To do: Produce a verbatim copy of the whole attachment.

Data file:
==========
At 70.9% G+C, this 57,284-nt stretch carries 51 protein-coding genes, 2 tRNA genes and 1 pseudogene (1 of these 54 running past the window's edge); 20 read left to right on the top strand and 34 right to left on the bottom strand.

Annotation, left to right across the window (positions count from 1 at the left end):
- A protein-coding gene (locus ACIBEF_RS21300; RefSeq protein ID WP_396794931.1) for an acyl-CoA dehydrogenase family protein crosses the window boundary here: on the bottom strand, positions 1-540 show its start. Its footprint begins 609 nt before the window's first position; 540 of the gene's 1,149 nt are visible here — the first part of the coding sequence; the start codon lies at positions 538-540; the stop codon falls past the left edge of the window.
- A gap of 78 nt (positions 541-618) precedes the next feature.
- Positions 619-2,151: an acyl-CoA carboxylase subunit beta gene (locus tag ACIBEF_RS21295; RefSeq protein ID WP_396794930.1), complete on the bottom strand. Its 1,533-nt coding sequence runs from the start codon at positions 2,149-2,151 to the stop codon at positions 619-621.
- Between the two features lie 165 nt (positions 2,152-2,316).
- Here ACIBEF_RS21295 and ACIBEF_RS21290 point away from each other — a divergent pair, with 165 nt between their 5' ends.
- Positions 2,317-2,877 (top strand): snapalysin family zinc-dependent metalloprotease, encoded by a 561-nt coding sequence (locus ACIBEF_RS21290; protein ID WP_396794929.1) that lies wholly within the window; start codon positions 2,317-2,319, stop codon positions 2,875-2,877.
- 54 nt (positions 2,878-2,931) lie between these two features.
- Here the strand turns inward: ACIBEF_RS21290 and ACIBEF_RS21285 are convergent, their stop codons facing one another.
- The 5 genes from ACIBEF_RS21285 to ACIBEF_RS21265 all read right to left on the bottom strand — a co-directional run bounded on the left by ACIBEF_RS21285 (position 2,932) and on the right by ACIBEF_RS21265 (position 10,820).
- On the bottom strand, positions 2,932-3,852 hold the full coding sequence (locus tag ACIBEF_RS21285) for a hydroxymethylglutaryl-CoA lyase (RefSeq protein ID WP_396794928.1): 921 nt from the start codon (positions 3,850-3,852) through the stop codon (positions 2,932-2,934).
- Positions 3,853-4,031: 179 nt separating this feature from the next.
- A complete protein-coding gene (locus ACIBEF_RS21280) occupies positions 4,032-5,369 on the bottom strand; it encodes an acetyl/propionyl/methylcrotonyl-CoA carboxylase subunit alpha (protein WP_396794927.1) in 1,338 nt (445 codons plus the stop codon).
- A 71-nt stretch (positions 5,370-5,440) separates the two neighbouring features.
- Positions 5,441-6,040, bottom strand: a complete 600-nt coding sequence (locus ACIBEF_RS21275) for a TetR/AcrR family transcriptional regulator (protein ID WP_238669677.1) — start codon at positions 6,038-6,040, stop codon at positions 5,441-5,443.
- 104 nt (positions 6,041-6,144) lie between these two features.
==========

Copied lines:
At 70.9% G+C, this 57,284-nt stretch carries 51 protein-coding genes, 2 tRNA genes and 1 pseudogene (1 of these 54 running past the window's edge); 20 read left to right on the top strand and 34 right to left on the bottom strand.

Annotation, left to right across the window (positions count from 1 at the left end):
- A protein-coding gene (locus ACIBEF_RS21300; RefSeq protein ID WP_396794931.1) for an acyl-CoA dehydrogenase family protein crosses the window boundary here: on the bottom strand, positions 1-540 show its start. Its footprint begins 609 nt before the window's first position; 540 of the gene's 1,149 nt are visible here — the first part of the coding sequence; the start codon lies at positions 538-540; the stop codon falls past the left edge of the window.
- A gap of 78 nt (positions 541-618) precedes the next feature.
- Positions 619-2,151: an acyl-CoA carboxylase subunit beta gene (locus tag ACIBEF_RS21295; RefSeq protein ID WP_396794930.1), complete on the bottom strand. Its 1,533-nt coding sequence runs from the start codon at positions 2,149-2,151 to the stop codon at positions 619-621.
- Between the two features lie 165 nt (positions 2,152-2,316).
- Here ACIBEF_RS21295 and ACIBEF_RS21290 point away from each other — a divergent pair, with 165 nt between their 5' ends.
- Positions 2,317-2,877 (top strand): snapalysin family zinc-dependent metalloprotease, encoded by a 561-nt coding sequence (locus ACIBEF_RS21290; protein ID WP_396794929.1) that lies wholly within the window; start codon positions 2,317-2,319, stop codon positions 2,875-2,877.
- 54 nt (positions 2,878-2,931) lie between these two features.
- Here the strand turns inward: ACIBEF_RS21290 and ACIBEF_RS21285 are convergent, their stop codons facing one another.
- The 5 genes from ACIBEF_RS21285 to ACIBEF_RS21265 all read right to left on the bottom strand — a co-directional run bounded on the left by ACIBEF_RS21285 (position 2,932) and on the right by ACIBEF_RS21265 (position 10,820).
- On the bottom strand, positions 2,932-3,852 hold the full coding sequence (locus tag ACIBEF_RS21285) for a hydroxymethylglutaryl-CoA lyase (RefSeq protein ID WP_396794928.1): 921 nt from the start codon (positions 3,850-3,852) through the stop codon (positions 2,932-2,934).
- Positions 3,853-4,031: 179 nt separating this feature from the next.
- A complete protein-coding gene (locus ACIBEF_RS21280) occupies positions 4,032-5,369 on the bottom strand; it encodes an acetyl/propionyl/methylcrotonyl-CoA carboxylase subunit alpha (protein WP_396794927.1) in 1,338 nt (445 codons plus the stop codon).
- A 71-nt stretch (positions 5,370-5,440) separates the two neighbouring features.
- Positions 5,441-6,040, bottom strand: a complete 600-nt coding sequence (locus ACIBEF_RS21275) for a TetR/AcrR family transcriptional regulator (protein ID WP_238669677.1) — start codon at positions 6,038-6,040, stop codon at positions 5,441-5,443.
- 104 nt (positions 6,041-6,144) lie between these two features.